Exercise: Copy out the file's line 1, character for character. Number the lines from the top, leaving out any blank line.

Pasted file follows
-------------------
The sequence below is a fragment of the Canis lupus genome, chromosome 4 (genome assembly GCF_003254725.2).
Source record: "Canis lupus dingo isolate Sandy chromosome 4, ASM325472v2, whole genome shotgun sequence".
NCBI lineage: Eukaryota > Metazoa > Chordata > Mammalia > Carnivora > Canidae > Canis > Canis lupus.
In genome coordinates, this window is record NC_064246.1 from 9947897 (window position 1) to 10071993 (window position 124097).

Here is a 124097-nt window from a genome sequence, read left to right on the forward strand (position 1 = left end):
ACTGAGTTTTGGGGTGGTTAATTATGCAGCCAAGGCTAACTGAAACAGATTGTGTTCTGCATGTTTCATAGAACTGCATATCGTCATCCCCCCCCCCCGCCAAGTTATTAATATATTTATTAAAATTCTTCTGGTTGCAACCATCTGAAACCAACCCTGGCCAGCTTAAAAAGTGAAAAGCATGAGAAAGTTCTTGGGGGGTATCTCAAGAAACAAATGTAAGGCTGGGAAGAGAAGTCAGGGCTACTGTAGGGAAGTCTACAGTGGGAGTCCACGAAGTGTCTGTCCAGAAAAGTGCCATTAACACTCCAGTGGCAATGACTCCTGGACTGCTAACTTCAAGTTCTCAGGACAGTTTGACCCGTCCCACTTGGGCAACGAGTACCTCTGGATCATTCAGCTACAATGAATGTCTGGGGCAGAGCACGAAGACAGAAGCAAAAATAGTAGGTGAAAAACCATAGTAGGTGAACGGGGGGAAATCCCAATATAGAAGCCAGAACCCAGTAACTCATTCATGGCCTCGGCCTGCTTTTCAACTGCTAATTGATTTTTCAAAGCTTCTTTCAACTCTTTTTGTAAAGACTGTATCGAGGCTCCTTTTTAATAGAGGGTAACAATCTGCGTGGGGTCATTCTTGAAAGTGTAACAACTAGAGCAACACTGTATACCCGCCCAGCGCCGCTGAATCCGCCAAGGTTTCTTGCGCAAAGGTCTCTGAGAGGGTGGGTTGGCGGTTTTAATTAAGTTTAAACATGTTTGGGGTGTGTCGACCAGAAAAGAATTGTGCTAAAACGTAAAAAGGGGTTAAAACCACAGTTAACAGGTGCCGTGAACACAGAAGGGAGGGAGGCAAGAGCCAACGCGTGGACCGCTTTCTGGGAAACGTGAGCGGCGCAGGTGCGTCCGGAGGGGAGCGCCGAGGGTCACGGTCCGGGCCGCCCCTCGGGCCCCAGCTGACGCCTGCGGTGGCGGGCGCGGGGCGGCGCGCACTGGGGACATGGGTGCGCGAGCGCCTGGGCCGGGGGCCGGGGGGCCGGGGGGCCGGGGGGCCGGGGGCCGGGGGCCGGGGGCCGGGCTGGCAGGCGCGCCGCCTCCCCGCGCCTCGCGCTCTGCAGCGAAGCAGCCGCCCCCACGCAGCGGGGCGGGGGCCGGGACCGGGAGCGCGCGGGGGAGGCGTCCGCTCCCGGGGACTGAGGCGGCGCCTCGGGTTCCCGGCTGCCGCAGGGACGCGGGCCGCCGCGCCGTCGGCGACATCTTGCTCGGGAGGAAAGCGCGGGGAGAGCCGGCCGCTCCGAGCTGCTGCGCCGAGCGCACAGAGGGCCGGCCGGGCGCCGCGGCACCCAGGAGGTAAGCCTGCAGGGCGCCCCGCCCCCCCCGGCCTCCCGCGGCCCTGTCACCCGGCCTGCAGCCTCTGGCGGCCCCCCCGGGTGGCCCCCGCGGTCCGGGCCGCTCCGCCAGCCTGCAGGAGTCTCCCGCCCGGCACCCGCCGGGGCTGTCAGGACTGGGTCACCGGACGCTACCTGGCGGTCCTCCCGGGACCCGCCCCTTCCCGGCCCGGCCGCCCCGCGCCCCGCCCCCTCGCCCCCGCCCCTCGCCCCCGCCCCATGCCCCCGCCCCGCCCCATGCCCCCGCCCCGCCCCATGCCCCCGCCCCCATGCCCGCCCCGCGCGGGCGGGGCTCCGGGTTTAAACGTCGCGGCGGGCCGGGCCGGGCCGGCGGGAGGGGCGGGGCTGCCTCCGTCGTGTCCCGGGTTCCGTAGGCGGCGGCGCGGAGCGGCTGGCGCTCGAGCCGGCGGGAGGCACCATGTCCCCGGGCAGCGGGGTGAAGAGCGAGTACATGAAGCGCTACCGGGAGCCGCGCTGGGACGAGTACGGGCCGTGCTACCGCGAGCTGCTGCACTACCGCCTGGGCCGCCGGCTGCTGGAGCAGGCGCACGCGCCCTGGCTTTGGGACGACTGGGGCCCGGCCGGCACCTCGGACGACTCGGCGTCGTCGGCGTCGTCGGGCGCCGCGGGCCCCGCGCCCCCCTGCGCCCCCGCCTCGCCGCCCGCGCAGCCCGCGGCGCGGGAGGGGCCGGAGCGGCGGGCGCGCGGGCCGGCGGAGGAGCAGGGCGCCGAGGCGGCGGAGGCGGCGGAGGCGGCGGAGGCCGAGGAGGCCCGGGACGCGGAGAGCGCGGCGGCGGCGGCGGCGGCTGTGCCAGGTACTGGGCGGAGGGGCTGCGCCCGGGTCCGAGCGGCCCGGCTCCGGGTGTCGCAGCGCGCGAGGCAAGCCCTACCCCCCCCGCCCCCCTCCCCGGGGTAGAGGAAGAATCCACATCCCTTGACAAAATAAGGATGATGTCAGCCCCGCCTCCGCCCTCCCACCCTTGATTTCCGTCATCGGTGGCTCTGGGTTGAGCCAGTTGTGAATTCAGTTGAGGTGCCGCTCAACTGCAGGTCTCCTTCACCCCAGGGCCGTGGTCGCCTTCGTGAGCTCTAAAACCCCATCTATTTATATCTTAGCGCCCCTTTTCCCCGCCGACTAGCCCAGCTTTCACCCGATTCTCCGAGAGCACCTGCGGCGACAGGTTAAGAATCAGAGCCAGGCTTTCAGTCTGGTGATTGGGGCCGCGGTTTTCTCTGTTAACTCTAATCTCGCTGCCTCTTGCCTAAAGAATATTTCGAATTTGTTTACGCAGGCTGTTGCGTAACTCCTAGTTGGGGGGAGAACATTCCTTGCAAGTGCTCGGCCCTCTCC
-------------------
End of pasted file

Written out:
The sequence below is a fragment of the Canis lupus genome, chromosome 4 (genome assembly GCF_003254725.2).